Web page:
With the Hampshire out of the battle, the other captains of the two opposing ships knew there was no chance. Instead of going into battle, against the larger ship, the Hudson’s Bay struck her colours to the Pelican, a signal of her surrender. The Dering simply broke off from the battle and fled.

The Pelican was in bad shape. It was fatally damaged and much of it was below the waterline. Despite the fact that the Pelican had won the battle, the crew had to abandon ship. Captain d’Ilberville and his crew were able to make it to land before the ship sunk.

Now came the task of taking York Factory itself.

Since the ship was sinking, d’Iberville had it run aground and his men walked through neck-deep icy cold water to get to shore. They then spent the next several days hauling everything they could from the ship ashore, including its cannons. Unfortunately, it came at a cost as 18 of his men died from exposure.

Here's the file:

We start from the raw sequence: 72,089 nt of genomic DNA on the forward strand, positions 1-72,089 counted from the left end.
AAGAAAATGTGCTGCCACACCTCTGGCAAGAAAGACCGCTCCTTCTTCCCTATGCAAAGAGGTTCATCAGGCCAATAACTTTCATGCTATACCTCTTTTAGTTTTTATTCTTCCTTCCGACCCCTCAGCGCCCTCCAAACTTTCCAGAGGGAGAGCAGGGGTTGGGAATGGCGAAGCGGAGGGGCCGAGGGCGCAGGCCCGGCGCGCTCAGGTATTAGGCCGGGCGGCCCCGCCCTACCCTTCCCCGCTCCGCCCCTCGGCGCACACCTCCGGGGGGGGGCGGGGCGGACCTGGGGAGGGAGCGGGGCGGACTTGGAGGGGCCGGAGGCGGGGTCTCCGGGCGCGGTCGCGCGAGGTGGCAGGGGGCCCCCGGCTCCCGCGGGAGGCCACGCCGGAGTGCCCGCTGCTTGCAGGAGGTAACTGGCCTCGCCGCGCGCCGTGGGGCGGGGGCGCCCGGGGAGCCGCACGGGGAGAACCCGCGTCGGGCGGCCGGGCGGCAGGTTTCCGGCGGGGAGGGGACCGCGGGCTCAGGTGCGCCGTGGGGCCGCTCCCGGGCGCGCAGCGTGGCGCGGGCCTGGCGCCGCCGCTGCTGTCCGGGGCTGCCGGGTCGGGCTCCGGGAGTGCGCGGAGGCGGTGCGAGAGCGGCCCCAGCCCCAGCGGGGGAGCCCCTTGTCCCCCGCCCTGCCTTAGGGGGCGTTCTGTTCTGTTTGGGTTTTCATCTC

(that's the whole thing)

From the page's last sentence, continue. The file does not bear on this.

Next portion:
Then, the missing French ships arrived a few days later. With his ships arriving, d’Iberville then coaxed a surrender out of the factor using his cannons from the Pelican as leverage.

On Sept. 13, Henry Baley, factor of York Factory, chose to surrender.

York Factory was now in French hands, and the French controlled from the mouth of the St. Lawrence River to Hudson Bay.

For his success in taking the fort, d’Iberville was awarded the Cross of Saint Louis, the highest honour of France.

The Fort remained in the hands of the French until 1713, when a peace treaty transferred it back to British control.

The ships that sank beneath the waves have not been found, but expeditions have been sent to find the wrecks.

As for d’Iberville, he went on to found Biloxi, Mississippi and found the source of the Mississippi River. He was responsible for the creation of French settlements in Louisiana, and he died in Cuba on July 9, 1706 from Yellow Fever, only a week short of his 45th birthday.

Information from Canadian Encyclopedia, Macleans, CBC Wikipedia, HistoryNet, Faraheim